Like Nick, I visited washingtonpost.com, no caps, just like it says on the website (like it says on the address bar…those guys are tricky). I also noticed the google bar right away. Unlike Nick, I don’t think it has anything to do with post.com having a desire to be a web portal per se. I see the google bar as a sort of web site status symbol. If you’re gonna be hot these days, you’ve gotta get with google. Beyond that, washington post probably uses the google box allowing its employees to better use its intranet.
The links down the side broken down into categories are OK, helping me drill a bit faster to find my info. But the real gem of washingtonpost.com is mywashingonpost.com, which is entirely customizable, (like most newspaper websites these days). I figure they make these customizable things for a few reasons. The first is that people like to see the news they want now, not have to drill through a mess of links to find it. But second, and I think this is more important, is the idea that it takes a pretty long time to set up a customized news page. Maybe 10, 15 minutes. Once I do that once on washingtonpost.com, I’m not gonna go to USAToday.com and NYtimes.com (the post’s biggest competitors in the print/online newspaper world) and do it again. That is, what seems like a silly ritual is at once both a barrier to entry and a user retention devices. But what do I know.
Anyway, some other things I noticed about the site: The weather box on the right hand side. We’ve all seen these, you enter your zip code and they tell you the weather. I dig ‘em, ‘cause I’m always wondering about the weather, but I never use ‘em, which tells you something. If I’m at a comp. I go to weatherchannel.com, and if I’m near a tube, it’s Local on the 8’s baby. I’m not sure how useful these things are, but they’re nice nonetheless.
I agree with Nick about the registration gig. It’s free, yeah, but it’s a pain. Just be happy I’m *looking* at your ads.
I drilled into some content, Kornheiser on the baseball union, to see what the post would give me. On the right hand side were your typical “related stories” links and the obligatory poll question “With their offseason acquisitions, which team has given themselves the best chance for a World Series title?” This is what passes for participatory journalism these days. In the middle of the page, about a third of the way down, was an ad aimed right at me, wrapping the text of the article around it. From a media consumer’s perspective, this is about what I’m willing to deal with for advertising on the internet. An inoffensive ad that my eye pretty much has to look at, but not necessarily actively see, mixed in with the content I’m after, i.e. Kornheiser’s editorial.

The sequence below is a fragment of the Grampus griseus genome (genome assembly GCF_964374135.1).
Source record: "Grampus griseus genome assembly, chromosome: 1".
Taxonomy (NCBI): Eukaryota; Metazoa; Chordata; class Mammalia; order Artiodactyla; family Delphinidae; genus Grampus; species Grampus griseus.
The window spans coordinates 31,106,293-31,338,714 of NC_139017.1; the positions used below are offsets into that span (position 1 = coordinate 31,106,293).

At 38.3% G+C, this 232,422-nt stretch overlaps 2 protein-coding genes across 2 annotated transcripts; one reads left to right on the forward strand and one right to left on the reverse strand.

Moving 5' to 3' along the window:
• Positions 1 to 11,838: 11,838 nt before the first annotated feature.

At the bottom of the page is a bar identical to the one at the top, linking to news, op-eds, sports, art/living (why those two got stuck together I have no idea), and entertainment, along with links to the classified section and a message board. They only real reason I think this is interesting is that the 5 links (news through entertainment) are not the same as the categories running down the left side of the page. The first four are identical, but running down the side has no entertainment link, just on top.
Anyway, I agree with Nick that washingtonpost.com has a pretty effective site, and the money confirms it, they invested a significant sum to their online presence. Plus, far from the standard “content dump” from the print to the online, they have a solid online staff which is relatively autonomous from the print version, which plays a huge part in the success of an online news portal.